Saturday, November 24, 2007


Dhan Dhana Dhan Goal is so obviously a me-too film, that whatever few merits it has are buried under its total unoriginality. The spirit is from Chak De India, the plot from dozens of underdogs-winning films (Lagaan, Goal, Shaolin Soccer, Glory Road, etc, etc.),

To this director Vivek Agnihotri (whose last film Chocolate ripped off Usual Suspects) clumsily adds the issue of racism in the UK, conveniently glossing over the racism and ghetto mentality of Asians abroad, which would be worrisome in better film.

The Southall United Football team, is made up of a bunch of out of shape Asians (Indians, Pakistanis, Bangladeshis), who wouldn’t be allowed to play in kindergarten, leave aside highly competitive and professional League games. A snotty white woman (was the Diana resemblance deliberate?) and her oily Indian sidekick want to take over the land of the football club, whose lease is about to expire. If they want to renew it, they have to rise three million pounds.

The captain Shaan (Arshad Warsi--earnest) hopes to do it with the help of disgraced old player Tony Singh (Boman Irani-- listless) as coach. But they still need strong player, and zero in on Sunny (John Abraham—not bad at all!), who is keener on playing with a white team, but they won’t have him because of the colour of skin.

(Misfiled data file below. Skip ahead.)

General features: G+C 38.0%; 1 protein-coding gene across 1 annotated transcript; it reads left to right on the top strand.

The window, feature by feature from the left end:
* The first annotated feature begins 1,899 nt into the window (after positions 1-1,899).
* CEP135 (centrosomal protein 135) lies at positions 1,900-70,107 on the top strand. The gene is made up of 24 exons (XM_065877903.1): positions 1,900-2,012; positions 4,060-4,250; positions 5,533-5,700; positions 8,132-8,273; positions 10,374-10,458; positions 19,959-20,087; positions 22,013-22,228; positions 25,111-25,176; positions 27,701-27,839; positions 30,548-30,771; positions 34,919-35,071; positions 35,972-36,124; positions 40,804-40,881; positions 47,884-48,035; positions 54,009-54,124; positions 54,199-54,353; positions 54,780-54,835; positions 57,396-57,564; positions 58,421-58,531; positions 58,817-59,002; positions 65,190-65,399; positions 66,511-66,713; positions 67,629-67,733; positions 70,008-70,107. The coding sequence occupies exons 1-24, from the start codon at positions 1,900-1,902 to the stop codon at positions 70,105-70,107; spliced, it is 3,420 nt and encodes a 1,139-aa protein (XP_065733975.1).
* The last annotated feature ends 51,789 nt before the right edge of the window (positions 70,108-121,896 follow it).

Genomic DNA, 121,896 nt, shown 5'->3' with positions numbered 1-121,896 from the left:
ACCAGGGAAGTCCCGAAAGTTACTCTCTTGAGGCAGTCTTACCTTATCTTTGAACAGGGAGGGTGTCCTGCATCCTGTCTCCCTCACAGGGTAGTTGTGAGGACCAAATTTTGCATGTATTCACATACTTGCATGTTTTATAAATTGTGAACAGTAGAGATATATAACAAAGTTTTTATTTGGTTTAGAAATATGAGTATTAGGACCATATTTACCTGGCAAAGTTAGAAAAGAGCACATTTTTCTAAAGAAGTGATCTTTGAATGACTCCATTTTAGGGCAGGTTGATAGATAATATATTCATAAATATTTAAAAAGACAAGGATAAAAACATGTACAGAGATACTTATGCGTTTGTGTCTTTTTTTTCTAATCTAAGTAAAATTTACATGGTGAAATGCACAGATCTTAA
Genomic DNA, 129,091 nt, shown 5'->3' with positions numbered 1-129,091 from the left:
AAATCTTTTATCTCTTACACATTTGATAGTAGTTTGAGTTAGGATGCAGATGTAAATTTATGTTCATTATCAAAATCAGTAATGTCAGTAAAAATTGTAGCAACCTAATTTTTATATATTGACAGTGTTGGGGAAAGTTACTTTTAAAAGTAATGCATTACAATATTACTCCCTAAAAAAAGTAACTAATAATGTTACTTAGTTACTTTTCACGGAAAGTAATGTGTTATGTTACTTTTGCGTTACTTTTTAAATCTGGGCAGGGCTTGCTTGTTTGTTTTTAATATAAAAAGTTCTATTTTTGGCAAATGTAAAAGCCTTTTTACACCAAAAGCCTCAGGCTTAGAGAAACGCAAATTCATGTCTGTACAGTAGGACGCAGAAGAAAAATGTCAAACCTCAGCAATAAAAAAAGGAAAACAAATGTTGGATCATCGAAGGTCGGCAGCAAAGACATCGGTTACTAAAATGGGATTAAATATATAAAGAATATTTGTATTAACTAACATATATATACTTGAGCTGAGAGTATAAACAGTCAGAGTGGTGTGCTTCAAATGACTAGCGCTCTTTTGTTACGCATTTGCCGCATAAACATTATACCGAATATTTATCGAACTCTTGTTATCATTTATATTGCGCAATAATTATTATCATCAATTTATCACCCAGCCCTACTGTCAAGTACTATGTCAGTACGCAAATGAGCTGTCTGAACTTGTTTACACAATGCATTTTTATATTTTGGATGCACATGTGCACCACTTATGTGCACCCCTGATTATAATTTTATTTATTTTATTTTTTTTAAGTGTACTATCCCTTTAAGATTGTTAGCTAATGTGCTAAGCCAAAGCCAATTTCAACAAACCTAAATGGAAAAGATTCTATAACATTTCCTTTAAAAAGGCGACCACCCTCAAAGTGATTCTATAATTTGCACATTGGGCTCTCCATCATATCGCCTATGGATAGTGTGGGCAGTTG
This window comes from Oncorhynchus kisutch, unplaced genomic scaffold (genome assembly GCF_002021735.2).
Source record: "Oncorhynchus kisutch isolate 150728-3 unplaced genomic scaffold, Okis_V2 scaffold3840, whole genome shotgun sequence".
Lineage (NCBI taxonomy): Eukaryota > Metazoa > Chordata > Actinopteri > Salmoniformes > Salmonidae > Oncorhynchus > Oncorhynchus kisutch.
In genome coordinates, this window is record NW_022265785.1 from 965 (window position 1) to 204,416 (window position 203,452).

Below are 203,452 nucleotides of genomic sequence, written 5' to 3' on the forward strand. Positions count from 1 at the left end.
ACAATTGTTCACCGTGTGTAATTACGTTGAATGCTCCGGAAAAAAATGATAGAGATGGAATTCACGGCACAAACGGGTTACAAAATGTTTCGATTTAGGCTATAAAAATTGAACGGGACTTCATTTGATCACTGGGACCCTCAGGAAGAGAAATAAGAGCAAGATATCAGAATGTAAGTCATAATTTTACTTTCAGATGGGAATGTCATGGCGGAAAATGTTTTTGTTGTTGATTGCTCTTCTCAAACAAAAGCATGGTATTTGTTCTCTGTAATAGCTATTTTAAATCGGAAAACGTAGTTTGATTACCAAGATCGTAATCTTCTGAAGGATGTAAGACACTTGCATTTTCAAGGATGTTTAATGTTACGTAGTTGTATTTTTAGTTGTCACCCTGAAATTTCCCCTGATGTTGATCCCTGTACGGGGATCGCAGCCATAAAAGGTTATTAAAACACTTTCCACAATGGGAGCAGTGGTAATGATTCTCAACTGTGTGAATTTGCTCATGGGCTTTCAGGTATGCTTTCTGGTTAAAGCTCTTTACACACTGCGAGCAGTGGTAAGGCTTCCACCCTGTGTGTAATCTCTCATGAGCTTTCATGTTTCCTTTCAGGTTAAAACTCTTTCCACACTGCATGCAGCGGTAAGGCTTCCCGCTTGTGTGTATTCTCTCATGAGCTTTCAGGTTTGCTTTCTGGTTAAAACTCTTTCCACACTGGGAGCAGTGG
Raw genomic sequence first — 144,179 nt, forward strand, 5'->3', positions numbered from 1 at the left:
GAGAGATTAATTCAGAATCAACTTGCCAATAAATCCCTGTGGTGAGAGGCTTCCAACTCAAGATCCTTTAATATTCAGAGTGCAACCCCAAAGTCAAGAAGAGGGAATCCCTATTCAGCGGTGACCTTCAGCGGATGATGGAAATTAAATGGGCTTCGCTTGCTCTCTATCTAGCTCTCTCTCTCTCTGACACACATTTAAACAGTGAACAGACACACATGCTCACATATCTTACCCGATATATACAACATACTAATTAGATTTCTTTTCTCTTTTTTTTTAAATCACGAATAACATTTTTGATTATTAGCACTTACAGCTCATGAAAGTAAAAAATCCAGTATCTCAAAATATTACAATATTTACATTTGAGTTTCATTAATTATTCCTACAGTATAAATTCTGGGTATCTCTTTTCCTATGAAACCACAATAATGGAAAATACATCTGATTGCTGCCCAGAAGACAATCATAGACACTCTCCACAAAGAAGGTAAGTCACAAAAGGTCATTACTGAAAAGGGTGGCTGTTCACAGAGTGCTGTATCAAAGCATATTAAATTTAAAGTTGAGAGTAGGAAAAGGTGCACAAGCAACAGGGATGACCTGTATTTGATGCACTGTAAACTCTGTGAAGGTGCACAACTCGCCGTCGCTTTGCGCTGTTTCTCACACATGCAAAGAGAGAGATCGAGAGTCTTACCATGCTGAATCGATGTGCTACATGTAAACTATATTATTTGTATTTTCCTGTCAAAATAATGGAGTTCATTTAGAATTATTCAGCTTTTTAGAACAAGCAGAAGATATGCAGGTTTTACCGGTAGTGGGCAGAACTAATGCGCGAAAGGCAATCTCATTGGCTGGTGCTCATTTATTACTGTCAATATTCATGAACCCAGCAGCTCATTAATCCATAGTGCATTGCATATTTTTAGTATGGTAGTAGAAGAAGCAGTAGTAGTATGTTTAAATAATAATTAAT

Tony – after a Dhoom-like rain sequence, convinces Sunny to join the team of losers, and they start winning. But Sunny isn’t properly desi, he is still tempted by big offer from gora club— at which his stern, unsmiling father disowns him and the team calls him “gaddar”.

Now the politics of this film is very muddled. If the whites don’t allow an Asian into their team, they are racist, but if Asians look upon the Brits with contempt— and that too in their country, it’s fine. If the whites do include a brown man in their team, and he accepts, he is a traitor (Monty Panesar, please note!).

The film promotes the worst kind of Asian narrow-mindedness and ghetto mentality and tries to pass it off as patriotism. But being British citizens and waving the Indian flag is hardly the kind of attitude that endears Indians to the rest of the world—especially in countries where they are immigrants, working and earning in a relatively liberal culture. All the men in the team are otherwise comfortably off as restaurant or garage owners, with presumably a mixed clientele, though not many blacks are visible in Agnihotri’s gaga Asian (even football commentators speak Hindi!) locality.

Silly as it may be, the film still comes together in the end, where Agnihotri presses all the Bollywood-esque emotional buttons – parents, “Hindustaniyat”, the piling of odds, Asian unity and the greedy goras being defeated at their own game. There’s Bipasha Basu lurking in the background too, as a giggly Pakistani doctor, whose sole responsibility is Sunny’s nose!


Post a Comment

This page is powered by Blogger. Isn't yours?

eXTReMe Tracker